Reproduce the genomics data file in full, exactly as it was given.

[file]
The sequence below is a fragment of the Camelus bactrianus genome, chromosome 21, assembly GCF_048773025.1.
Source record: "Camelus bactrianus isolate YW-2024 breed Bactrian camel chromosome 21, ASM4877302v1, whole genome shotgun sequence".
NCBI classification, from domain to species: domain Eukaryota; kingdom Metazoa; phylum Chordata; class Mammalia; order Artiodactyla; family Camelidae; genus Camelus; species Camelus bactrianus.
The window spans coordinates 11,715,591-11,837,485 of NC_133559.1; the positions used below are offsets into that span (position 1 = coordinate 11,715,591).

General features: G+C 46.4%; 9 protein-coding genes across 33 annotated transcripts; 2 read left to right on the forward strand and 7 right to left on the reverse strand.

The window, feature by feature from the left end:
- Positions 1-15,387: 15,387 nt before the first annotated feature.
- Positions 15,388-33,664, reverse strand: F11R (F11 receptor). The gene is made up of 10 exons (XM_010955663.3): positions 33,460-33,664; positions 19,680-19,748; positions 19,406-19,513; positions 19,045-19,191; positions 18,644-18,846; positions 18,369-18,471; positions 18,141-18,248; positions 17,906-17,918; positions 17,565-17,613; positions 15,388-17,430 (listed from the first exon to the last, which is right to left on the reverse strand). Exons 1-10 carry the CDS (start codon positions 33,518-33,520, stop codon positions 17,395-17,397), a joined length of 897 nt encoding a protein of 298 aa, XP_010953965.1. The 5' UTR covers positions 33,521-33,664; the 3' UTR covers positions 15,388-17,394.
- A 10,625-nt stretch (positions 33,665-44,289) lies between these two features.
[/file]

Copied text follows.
The sequence below is a fragment of the Camelus bactrianus genome, chromosome 21, assembly GCF_048773025.1.
Source record: "Camelus bactrianus isolate YW-2024 breed Bactrian camel chromosome 21, ASM4877302v1, whole genome shotgun sequence".
NCBI classification, from domain to species: domain Eukaryota; kingdom Metazoa; phylum Chordata; class Mammalia; order Artiodactyla; family Camelidae; genus Camelus; species Camelus bactrianus.
The window spans coordinates 11,715,591-11,837,485 of NC_133559.1; the positions used below are offsets into that span (position 1 = coordinate 11,715,591).

General features: G+C 46.4%; 9 protein-coding genes across 33 annotated transcripts; 2 read left to right on the forward strand and 7 right to left on the reverse strand.

The window, feature by feature from the left end:
- Positions 1-15,387: 15,387 nt before the first annotated feature.
- Positions 15,388-33,664, reverse strand: F11R (F11 receptor). The gene is made up of 10 exons (XM_010955663.3): positions 33,460-33,664; positions 19,680-19,748; positions 19,406-19,513; positions 19,045-19,191; positions 18,644-18,846; positions 18,369-18,471; positions 18,141-18,248; positions 17,906-17,918; positions 17,565-17,613; positions 15,388-17,430 (listed from the first exon to the last, which is right to left on the reverse strand). Exons 1-10 carry the CDS (start codon positions 33,518-33,520, stop codon positions 17,395-17,397), a joined length of 897 nt encoding a protein of 298 aa, XP_010953965.1. The 5' UTR covers positions 33,521-33,664; the 3' UTR covers positions 15,388-17,394.
- A 10,625-nt stretch (positions 33,665-44,289) lies between these two features.